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Making the Most of Plarn

written by: •edited by: Donna Cosmato•updated: 2/11/2011

Learn an alternate way of making plastic yarn from plastic grocery bags, and as a bonus, get hints on how to make the most out of your plarn crafts. If you are looking for plarn patterns, be sure to check out the resource section at the end.

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    How Do I Get Started Turning Plastic Bags Into Plarn Crafts?

    Is the cabinet under your kitchen sink full of plastic grocery bags? Or maybe you’ve been collecting them for a special craft all this time and just didn’t know what to do with them? Even if you're not up to cutting the bags into plarn and turning them into something new, perhaps you have a crafty friend who is ready and willing to take them off your hands.

    However, should you decide to craft with them, first sort the bags by color to make patterning easy. You may rarely encounter bags made of such notably different material from other bags that they must be set aside and combined with other bags from the same source or saved for use as accent material.

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    Another Way of Making Plarn

    There’s more than one way of upcycling plastic bags into plarn (also known as plastic yarn). The most common method involves flattening the bag out, folding one side to the other side one inch at a time, then clipping off the top and bottom of the bag so that you’re left with a cylinder shape (still folded up). Then you clip the cylinder into 1/2-inch-wide loops. Finally, each loop is tied on to the next, which effectively turns the bag into a double string of plastic yarn with frequent knots in it.

    If you’d like your plarn to turn out a little smoother, shake the cylinder open instead of clipping it into strips. Starting at a random point on one of the open sides, cut the cylinder into one long, continuous inch-wide spiral strip. Knot the strip cut from one bag to the strip from the next bag, and so on. You get a single strip that’s about equal in thickness to the one generated by the method above, and the knots are much less frequent.

    Although the number of knots in your plarn creation will affect the look of the finished product somewhat, you can use either type of plarn for any plarn pattern. We've supplied a link to one of the best repositories for plarn patterns at the bottom of this article, but your own collection of knitting and crochet patterns is the best place to start looking. In general, patterns written for worsted weight yarn can be knit or crocheted with a single strand of plarn.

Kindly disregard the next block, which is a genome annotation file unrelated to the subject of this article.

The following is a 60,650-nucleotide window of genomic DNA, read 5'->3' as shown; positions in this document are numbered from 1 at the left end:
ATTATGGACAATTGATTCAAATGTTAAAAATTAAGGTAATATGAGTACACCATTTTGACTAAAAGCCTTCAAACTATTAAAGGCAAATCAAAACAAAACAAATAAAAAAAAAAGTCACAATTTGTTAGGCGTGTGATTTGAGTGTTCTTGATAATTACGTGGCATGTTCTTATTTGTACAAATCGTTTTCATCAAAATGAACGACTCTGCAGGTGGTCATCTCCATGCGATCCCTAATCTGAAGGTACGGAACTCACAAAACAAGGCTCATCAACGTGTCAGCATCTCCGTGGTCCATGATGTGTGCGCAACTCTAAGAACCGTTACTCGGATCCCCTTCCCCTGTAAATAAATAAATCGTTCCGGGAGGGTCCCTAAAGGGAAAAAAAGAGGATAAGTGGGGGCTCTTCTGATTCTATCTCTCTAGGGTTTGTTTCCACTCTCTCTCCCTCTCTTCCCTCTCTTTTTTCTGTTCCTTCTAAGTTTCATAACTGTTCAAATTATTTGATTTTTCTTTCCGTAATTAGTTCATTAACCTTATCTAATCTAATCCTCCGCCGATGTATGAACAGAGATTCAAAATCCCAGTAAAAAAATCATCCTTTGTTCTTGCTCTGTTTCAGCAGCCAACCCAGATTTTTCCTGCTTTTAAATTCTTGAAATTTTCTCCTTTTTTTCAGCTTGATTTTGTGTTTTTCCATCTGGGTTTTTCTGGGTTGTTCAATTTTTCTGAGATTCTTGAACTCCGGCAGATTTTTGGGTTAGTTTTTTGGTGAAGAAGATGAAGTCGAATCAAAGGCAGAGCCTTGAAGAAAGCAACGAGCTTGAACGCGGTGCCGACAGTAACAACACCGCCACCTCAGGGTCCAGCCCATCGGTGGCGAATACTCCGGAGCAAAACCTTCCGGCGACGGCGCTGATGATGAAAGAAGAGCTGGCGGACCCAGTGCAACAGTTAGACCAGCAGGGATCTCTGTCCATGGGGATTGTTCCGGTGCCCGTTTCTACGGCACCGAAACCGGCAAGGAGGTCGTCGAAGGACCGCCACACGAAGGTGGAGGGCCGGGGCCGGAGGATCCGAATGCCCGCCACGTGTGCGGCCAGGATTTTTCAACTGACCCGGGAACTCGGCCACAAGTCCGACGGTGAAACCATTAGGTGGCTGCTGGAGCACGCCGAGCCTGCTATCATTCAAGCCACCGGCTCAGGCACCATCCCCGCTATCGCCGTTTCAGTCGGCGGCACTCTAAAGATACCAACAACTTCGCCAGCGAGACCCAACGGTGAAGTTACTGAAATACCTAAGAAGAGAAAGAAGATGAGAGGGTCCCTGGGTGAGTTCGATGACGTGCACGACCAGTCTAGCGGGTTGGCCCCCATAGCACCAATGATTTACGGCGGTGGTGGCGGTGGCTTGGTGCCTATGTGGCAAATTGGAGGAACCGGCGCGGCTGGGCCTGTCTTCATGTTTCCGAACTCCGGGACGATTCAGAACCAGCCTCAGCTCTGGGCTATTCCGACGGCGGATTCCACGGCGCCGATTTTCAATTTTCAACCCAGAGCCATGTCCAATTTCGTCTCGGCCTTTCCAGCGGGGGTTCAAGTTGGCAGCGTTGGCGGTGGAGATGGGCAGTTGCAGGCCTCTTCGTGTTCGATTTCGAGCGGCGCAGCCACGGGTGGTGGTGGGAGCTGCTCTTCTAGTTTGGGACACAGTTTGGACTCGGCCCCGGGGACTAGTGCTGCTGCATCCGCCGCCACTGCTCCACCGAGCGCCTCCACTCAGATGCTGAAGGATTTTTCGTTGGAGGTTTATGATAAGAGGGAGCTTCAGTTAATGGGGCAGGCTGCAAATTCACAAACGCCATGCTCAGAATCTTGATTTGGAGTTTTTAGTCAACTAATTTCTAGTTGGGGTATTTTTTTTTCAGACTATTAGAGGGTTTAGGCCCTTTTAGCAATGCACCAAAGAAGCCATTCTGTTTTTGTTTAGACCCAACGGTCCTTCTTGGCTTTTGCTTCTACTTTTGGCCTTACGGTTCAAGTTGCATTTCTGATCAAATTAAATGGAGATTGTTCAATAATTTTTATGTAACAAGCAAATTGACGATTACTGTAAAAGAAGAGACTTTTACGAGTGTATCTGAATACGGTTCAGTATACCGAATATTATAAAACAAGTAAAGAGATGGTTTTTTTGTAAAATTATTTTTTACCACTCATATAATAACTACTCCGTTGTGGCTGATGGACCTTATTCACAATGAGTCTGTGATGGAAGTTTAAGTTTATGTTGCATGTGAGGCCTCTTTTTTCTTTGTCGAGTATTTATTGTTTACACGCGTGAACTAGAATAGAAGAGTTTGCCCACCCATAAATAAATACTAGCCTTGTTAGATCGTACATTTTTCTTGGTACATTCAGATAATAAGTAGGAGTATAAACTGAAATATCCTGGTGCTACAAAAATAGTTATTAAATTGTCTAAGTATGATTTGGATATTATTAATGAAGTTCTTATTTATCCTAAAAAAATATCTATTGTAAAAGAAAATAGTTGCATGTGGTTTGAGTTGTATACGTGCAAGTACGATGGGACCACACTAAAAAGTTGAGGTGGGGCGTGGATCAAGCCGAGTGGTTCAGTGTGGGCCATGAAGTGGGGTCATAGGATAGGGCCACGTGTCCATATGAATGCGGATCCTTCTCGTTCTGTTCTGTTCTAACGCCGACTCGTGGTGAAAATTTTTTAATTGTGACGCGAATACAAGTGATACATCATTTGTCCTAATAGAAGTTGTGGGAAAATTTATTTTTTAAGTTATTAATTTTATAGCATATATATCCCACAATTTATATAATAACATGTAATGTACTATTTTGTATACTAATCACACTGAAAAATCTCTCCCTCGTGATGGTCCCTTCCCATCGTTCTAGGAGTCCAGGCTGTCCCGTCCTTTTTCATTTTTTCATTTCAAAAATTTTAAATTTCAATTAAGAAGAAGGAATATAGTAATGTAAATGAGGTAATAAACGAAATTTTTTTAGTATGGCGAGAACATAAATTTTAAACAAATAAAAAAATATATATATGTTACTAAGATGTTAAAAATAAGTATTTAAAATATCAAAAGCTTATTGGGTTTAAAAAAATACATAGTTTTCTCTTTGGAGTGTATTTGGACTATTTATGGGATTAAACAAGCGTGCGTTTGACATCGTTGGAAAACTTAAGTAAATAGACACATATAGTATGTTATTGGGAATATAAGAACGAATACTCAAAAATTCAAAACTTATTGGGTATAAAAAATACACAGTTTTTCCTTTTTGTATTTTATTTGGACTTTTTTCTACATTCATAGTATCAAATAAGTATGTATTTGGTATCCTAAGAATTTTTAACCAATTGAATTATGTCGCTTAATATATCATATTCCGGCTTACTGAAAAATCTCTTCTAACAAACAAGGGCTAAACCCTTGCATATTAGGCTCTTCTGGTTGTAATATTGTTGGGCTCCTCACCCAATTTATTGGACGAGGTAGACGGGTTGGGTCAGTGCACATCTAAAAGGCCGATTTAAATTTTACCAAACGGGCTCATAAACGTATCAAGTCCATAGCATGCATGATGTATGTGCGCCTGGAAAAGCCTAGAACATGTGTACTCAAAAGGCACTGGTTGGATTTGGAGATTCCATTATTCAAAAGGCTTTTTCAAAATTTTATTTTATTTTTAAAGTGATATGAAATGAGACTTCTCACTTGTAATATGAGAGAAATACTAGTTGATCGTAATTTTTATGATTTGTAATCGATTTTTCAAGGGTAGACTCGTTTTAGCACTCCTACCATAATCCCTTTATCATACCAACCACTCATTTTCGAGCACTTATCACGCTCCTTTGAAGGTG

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    Tips for Knitting and Crocheting With Plarn

    So you've got your knitting needles or crochet hook, a plarn pattern and a pile of plastic yarn. What now?

    Start just as you'd begin any other pattern and make a gauge swatch and adjust hook or needle size as necessary to reach the desired gauge. Not only will your plarn have its own unique consistency, depending on the plastic bags you made it from and how wide you cut the strips, your own unique knitting style will affect your gauge with plarn, just as it does with yarn.

    Once you get started working with your plarn, make sure to keep constant tension on it. The plastic is going to stretch and thin out a bit as you apply tension, so keeping the tension constant doesn’t just keep your stitches even; it also keeps the consistency of your “yarn" even and reduces your chance of accidentally breaking through it.

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    Some of the Best Plarn Pattern Databases

    Plarn may be best-known as a way of recycling plastic shopping bags into... shopping bags. Although reusable plarn bags are definitely chic, there’s a lot more you can do with this versatile material. and Plastic Bag Crafts are two of the best sources of creative plarn patterns and project ideas. Other useful websites include the crochet plarn pattern sections of and Crochet Pattern Central, and you'll find free plarn knitting and crochet patterns on many craft blogs. Two favorites with most crafters are the plarn coasters from Plastic Bag Crafts and a crocheted plarn soap dish from Crochet Spot.